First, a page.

Social media users are inadvertantly helping computer hackers by declaring their love for their favourite football teams online.
Police warn that posting profile or cover pictures on Facebook or Twitter of striking legends such as Sunderland’s Niall Quinn or Newcastle United’s Alan Shearer gives criminals potential clues as to what account passwords are likely to be.
The danger also extends to teenagers using images of their favourite pop stars on their social media pages.
Detective Sergeant Martin Wilson, of the combined North-East police cyber-crime unit, said hackers are increasingly turning to social engineering - where they piece together their next target’s identity through studying various online profiles - to ultimately gain access to their bank accounts.
He added: “If I was to put myself in a criminal’s shoes and I looked at someone’s Facebook profile and saw that they had a picture of Niall Quinn scoring a goal then I might play around with some combination of Quinny9 to see where that got me.
“It would be the same with a Newcastle fan who had a picture of Alan Shearer scoring a goal. I would be asking myself if his Facebook password was Shearer9 or Shearer09 and so it goes on with other players and even the teams.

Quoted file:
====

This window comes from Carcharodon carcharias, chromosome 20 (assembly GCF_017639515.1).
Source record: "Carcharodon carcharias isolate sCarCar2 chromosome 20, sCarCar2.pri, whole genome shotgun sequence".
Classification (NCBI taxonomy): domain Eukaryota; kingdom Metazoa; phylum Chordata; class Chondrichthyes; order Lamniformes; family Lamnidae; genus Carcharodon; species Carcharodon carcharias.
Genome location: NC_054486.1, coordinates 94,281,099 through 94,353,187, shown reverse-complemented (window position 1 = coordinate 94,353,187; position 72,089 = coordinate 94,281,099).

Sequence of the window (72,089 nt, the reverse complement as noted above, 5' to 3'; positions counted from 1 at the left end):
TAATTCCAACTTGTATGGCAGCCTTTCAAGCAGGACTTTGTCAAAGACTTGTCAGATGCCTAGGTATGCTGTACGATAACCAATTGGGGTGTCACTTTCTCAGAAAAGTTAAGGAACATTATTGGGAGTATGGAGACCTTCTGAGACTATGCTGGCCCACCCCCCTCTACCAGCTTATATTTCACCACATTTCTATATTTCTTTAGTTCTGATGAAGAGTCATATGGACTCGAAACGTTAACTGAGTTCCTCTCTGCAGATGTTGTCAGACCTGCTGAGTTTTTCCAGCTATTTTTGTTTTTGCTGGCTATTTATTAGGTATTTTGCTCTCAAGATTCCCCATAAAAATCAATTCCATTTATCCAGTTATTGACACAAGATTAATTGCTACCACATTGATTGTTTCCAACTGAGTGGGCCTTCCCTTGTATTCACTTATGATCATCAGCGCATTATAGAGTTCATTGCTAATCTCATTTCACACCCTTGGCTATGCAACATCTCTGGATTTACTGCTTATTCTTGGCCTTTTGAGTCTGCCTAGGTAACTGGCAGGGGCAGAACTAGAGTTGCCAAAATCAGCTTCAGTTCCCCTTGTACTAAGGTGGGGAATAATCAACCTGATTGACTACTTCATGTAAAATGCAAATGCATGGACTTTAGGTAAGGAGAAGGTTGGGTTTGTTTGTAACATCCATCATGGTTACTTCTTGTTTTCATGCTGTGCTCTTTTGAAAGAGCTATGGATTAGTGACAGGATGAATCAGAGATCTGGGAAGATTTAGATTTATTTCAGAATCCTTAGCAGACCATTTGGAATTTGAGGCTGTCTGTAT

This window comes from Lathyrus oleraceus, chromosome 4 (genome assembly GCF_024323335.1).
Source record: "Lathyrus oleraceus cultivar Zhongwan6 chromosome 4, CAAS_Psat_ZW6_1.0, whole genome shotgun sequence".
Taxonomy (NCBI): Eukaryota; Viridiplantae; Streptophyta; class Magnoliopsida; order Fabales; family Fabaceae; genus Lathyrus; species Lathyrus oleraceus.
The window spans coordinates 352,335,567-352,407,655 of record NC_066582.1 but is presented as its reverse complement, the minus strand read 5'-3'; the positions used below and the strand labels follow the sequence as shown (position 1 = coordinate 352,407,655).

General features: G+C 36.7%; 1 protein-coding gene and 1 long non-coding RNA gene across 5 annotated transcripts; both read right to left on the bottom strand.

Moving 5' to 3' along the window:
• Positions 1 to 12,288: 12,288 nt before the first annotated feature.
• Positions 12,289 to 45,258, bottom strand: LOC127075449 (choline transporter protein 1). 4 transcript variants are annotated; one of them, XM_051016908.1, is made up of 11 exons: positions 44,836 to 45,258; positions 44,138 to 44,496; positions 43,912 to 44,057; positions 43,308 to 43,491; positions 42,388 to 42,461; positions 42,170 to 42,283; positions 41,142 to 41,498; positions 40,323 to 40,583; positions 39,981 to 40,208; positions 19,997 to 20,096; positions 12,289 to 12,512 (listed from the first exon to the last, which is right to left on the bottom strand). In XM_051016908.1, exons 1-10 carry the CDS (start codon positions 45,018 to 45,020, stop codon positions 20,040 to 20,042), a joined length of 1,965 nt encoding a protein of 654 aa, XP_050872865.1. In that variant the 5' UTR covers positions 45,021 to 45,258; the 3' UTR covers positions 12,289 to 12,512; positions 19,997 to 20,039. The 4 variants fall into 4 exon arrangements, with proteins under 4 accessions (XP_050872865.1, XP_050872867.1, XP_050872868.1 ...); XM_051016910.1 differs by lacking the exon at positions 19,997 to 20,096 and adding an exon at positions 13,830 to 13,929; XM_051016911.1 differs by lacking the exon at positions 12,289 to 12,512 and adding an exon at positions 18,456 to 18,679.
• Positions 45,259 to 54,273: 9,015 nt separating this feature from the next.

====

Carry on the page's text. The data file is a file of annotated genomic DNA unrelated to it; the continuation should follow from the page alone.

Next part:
“In this area, safc1973 is tempting because that is when Sunderland won the FA Cup and so it goes on elsewhere in the region and country.
“These are all tell-tale signs and the research shows it is happening.
“When I go around speaking to members of the public and businesses passing on information I tell them about the dangers of using such passwords and you see people starting to shake their heads because it must apply to them.
“I saw it not so long back when I was speaking to people in Newcastle.
“And it’s not just football teams. It’s any sport, celebrity, hobby or pastime you openly suggest you follow.”
All this week this paper, along with Johnston Press sister titles nationwide, is investigating the growing menace of cyber crime by highlighting both the methods used by hackers and the ways in which they can be combated.
Det Sgt Wilson, whose role offering cyber safety advice covers the Northumbria, Durham and Cleveland force areas, continued: “The problem is that many of us are creatures of habit for an easy life.
“What we use for one password we use for more than online account and so hackers will move from social media accounts to opening your email accounts and then using that information to enter your bank accounts.”
He stressed, however, that there is nothing wrong in showing affection for a particular team or celebrity on social media accounts as long as your passwords are not linked to your images.
Det Sgt Wilson said: “The internet can be safe and a great asset to us. It is all about basic cyber hygiene and not letting them put two and two together about you through your digital footprint.
“Use one, by all means, but not the two together. Otherwise it is a bit like leaving your doors and windows of your home open or your car unlocked.”